How easily the mood and options change with the same peanuts? It's better than throwing a steak into the arena and playthe survival of fittest scenario.

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        • #19
          VagabondMD

          I’m with you on this one. I think it’s different working for a large hospital system versus a small private practice. Small private groups have different dynamics and you need to trust other partners that you are going to be treated fairly for things to work long term.

          if you wanted a corporate job with all that goes along with it many of us would have just taken a hospital employed job. The hospital may not love you back but I want to feel that the partners in a small group would look out for each other and try to treat each other fairly.

          hopefully OP can get past this if it’s an otherwise good group.

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          • #20
            I think being that it is a group this was less about equality of (likely equivalent) initial offers and more about negotiations. OP may have been satisfied with to the offer even after being declined a salary request, whereas her colleague may have possibly threatened to walk - which is always a great negotiating position to be in. Speculation of course, but there was no evidence presented that the initial offers presented were different, and OP is unlikely to have that information hence why we speculate. We all harp on salary and benefits when looking at positions, then once we get there we find there are so many other factors integral to our job satisfaction.

            This is very nuanced and the success of each negotiation stands on it's own merits. I tell my providers who ask that each person brings different skill sets, want different things (vacation time versus salary), not in this case but different years of experience of etc. You can't prevent all discord or distrust, but you can explain the package offers based on these legitimate differences so the assumption is not based on misconceptions of any kind of illegitimate discriminatory process (gender, age, race, etc.).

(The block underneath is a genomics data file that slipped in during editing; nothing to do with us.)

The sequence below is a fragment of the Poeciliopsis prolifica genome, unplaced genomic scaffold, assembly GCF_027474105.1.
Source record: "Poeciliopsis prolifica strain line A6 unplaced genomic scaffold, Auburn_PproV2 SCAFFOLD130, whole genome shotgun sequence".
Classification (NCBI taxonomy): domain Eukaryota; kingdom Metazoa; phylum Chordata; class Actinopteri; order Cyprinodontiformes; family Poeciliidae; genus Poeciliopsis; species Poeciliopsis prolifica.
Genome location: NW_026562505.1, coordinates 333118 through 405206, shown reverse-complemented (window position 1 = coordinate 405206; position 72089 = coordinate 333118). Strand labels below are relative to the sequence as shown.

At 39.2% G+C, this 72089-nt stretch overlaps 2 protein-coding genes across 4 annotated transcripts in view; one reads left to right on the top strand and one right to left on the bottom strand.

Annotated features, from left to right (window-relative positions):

Once employed, each physician should be given the same opportunities to thrive as well, based on transparent criteria to prevent problems.

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            • #21
              Originally posted by VagabondMD View Post

              Do you work in a partnership? Life is indeed "unequal", but in a partnership (like an anesthesia group or rad group), if there is no sense of fairness, there will be distrust, discord, increased turnover, and potentially worse. I have seen it over and over again throughout my career. It's different if you are working for "The Hospital" or a large corporation where you get what you negotiate for. Who would want to be a partner in this practice?
              point being, you would suggest the OP do what, now?